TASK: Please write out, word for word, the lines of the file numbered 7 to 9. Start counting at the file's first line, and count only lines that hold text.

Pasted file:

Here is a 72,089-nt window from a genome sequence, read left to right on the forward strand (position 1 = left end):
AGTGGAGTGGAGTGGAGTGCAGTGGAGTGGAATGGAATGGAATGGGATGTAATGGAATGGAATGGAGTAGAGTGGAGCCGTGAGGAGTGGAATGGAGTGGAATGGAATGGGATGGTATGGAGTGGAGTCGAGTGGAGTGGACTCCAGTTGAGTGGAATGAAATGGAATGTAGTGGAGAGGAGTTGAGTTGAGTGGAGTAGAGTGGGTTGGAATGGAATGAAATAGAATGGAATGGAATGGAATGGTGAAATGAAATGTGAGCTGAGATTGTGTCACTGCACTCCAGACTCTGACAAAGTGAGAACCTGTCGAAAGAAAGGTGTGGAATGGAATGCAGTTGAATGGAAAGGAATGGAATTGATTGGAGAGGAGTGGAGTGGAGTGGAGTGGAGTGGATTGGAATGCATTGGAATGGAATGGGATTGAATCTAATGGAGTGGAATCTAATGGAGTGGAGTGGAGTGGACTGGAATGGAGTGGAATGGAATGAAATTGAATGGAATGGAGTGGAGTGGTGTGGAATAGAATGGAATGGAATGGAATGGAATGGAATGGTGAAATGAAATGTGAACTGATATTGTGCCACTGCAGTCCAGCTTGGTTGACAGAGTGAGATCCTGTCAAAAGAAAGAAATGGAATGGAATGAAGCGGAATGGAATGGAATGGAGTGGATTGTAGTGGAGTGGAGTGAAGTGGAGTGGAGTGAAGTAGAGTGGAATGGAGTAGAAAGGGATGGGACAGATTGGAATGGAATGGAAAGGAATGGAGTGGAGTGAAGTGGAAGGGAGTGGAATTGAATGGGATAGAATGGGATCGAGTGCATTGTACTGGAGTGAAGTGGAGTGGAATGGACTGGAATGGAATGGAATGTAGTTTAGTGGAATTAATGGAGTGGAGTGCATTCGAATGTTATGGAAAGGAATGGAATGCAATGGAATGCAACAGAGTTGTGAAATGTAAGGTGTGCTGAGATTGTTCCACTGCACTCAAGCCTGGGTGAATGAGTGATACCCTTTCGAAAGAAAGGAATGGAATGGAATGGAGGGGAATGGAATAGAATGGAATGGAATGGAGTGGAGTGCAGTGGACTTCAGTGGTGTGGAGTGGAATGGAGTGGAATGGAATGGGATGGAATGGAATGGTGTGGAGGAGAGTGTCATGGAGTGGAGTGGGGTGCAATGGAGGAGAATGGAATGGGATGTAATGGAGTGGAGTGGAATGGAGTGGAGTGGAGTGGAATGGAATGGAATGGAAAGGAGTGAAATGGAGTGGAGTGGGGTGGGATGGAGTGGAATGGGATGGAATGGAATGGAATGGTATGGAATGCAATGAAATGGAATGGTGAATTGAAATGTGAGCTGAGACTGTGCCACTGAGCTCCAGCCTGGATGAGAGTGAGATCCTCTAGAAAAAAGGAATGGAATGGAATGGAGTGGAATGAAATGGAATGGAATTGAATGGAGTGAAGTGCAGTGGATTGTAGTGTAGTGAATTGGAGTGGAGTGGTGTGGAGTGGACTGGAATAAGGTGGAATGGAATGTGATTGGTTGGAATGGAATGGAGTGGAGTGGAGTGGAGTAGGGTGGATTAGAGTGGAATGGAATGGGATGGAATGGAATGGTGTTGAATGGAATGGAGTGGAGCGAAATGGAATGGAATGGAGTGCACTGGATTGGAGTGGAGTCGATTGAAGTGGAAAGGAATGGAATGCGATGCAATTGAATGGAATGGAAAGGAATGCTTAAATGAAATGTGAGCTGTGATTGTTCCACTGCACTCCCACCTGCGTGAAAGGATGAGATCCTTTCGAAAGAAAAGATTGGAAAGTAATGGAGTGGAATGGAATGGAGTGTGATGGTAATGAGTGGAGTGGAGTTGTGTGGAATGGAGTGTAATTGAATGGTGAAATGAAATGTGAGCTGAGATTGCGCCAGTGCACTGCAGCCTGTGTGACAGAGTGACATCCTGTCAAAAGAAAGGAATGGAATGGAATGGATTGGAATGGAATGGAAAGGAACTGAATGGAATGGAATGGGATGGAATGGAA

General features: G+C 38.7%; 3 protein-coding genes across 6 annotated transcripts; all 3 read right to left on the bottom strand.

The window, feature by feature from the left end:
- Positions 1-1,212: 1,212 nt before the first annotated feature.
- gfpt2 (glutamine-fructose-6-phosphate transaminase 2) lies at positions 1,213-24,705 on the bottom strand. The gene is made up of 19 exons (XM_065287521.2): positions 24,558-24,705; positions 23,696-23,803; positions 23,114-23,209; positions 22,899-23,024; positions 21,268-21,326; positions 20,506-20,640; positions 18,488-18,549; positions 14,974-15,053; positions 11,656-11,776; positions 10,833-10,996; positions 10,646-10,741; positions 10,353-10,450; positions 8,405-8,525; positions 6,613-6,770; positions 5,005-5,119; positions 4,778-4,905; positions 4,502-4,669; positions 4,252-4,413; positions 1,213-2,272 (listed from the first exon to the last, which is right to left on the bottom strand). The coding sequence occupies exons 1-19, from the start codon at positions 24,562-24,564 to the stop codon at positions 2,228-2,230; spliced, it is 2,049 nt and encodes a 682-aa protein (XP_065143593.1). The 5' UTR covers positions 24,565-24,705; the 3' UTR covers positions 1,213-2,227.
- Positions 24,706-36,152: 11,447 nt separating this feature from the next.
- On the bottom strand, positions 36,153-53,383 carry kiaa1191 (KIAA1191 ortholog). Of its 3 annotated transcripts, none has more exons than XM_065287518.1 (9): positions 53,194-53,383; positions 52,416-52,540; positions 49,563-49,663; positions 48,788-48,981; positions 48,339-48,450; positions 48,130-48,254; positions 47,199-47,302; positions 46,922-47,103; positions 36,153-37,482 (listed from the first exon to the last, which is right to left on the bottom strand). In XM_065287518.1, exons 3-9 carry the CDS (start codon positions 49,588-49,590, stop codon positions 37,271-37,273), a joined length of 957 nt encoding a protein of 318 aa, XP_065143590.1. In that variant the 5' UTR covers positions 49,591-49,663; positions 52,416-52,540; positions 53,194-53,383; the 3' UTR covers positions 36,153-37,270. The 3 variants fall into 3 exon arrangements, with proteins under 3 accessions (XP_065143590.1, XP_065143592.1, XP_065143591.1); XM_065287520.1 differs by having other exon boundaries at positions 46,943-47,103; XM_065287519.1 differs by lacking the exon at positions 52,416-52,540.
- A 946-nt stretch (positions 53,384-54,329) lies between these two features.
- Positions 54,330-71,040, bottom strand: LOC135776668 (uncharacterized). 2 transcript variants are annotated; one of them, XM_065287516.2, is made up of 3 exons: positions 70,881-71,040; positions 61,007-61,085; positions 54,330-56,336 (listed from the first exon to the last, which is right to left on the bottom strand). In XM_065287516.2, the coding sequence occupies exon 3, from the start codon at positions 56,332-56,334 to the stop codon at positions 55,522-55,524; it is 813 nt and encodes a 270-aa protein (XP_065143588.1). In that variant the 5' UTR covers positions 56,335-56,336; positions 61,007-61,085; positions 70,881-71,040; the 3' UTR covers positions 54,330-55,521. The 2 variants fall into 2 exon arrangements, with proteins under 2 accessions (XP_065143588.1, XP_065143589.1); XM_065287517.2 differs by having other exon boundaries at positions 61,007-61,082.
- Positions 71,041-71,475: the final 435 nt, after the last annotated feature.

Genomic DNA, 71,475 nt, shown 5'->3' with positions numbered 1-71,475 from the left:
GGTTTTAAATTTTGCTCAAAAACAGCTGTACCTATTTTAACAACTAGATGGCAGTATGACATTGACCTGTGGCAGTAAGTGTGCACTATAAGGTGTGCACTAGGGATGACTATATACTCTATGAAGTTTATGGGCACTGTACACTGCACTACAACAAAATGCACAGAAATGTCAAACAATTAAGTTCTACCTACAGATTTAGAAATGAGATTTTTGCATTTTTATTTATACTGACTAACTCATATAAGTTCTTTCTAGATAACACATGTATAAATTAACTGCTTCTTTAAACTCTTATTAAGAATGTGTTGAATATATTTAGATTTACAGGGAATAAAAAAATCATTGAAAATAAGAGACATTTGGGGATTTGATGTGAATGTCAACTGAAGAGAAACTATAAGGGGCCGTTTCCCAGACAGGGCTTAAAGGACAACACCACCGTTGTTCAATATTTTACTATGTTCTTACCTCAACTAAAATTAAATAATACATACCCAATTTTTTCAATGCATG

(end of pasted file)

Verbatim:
- Positions 24,706-36,152: 11,447 nt separating this feature from the next.
- On the bottom strand, positions 36,153-53,383 carry kiaa1191 (KIAA1191 ortholog). Of its 3 annotated transcripts, none has more exons than XM_065287518.1 (9): positions 53,194-53,383; positions 52,416-52,540; positions 49,563-49,663; positions 48,788-48,981; positions 48,339-48,450; positions 48,130-48,254; positions 47,199-47,302; positions 46,922-47,103; positions 36,153-37,482 (listed from the first exon to the last, which is right to left on the bottom strand). In XM_065287518.1, exons 3-9 carry the CDS (start codon positions 49,588-49,590, stop codon positions 37,271-37,273), a joined length of 957 nt encoding a protein of 318 aa, XP_065143590.1. In that variant the 5' UTR covers positions 49,591-49,663; positions 52,416-52,540; positions 53,194-53,383; the 3' UTR covers positions 36,153-37,270. The 3 variants fall into 3 exon arrangements, with proteins under 3 accessions (XP_065143590.1, XP_065143592.1, XP_065143591.1); XM_065287520.1 differs by having other exon boundaries at positions 46,943-47,103; XM_065287519.1 differs by lacking the exon at positions 52,416-52,540.
- A 946-nt stretch (positions 53,384-54,329) lies between these two features.